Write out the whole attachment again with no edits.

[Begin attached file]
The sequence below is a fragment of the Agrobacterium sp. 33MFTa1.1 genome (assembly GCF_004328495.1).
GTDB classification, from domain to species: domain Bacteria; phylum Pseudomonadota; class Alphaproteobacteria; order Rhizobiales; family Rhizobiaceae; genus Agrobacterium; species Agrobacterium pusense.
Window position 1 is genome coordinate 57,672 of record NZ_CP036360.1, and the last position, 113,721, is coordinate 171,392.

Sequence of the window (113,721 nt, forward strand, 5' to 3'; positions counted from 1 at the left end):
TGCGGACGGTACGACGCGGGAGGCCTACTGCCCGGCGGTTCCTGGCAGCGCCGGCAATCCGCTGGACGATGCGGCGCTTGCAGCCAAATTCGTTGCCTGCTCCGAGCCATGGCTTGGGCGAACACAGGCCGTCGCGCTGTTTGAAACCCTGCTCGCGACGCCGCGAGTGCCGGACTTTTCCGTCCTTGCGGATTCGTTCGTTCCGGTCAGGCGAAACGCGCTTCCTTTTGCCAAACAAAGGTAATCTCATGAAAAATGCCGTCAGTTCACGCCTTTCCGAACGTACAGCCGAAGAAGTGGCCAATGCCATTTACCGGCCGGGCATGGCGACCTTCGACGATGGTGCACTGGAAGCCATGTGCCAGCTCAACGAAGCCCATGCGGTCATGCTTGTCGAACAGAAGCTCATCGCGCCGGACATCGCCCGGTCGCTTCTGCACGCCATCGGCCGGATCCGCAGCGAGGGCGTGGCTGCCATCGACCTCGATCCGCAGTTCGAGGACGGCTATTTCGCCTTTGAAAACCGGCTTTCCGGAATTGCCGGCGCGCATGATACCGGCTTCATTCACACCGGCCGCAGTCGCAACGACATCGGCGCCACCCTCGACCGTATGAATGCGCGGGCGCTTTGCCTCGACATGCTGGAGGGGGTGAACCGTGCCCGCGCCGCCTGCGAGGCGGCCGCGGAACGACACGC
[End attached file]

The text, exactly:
The sequence below is a fragment of the Agrobacterium sp. 33MFTa1.1 genome (assembly GCF_004328495.1).
GTDB classification, from domain to species: domain Bacteria; phylum Pseudomonadota; class Alphaproteobacteria; order Rhizobiales; family Rhizobiaceae; genus Agrobacterium; species Agrobacterium pusense.
Window position 1 is genome coordinate 57,672 of record NZ_CP036360.1, and the last position, 113,721, is coordinate 171,392.

Sequence of the window (113,721 nt, forward strand, 5' to 3'; positions counted from 1 at the left end):
TGCGGACGGTACGACGCGGGAGGCCTACTGCCCGGCGGTTCCTGGCAGCGCCGGCAATCCGCTGGACGATGCGGCGCTTGCAGCCAAATTCGTTGCCTGCTCCGAGCCATGGCTTGGGCGAACACAGGCCGTCGCGCTGTTTGAAACCCTGCTCGCGACGCCGCGAGTGCCGGACTTTTCCGTCCTTGCGGATTCGTTCGTTCCGGTCAGGCGAAACGCGCTTCCTTTTGCCAAACAAAGGTAATCTCATGAAAAATGCCGTCAGTTCACGCCTTTCCGAACGTACAGCCGAAGAAGTGGCCAATGCCATTTACCGGCCGGGCATGGCGACCTTCGACGATGGTGCACTGGAAGCCATGTGCCAGCTCAACGAAGCCCATGCGGTCATGCTTGTCGAACAGAAGCTCATCGCGCCGGACATCGCCCGGTCGCTTCTGCACGCCATCGGCCGGATCCGCAGCGAGGGCGTGGCTGCCATCGACCTCGATCCGCAGTTCGAGGACGGCTATTTCGCCTTTGAAAACCGGCTTTCCGGAATTGCCGGCGCGCATGATACCGGCTTCATTCACACCGGCCGCAGTCGCAACGACATCGGCGCCACCCTCGACCGTATGAATGCGCGGGCGCTTTGCCTCGACATGCTGGAGGGGGTGAACCGTGCCCGCGCCGCCTGCGAGGCGGCCGCGGAACGACACGC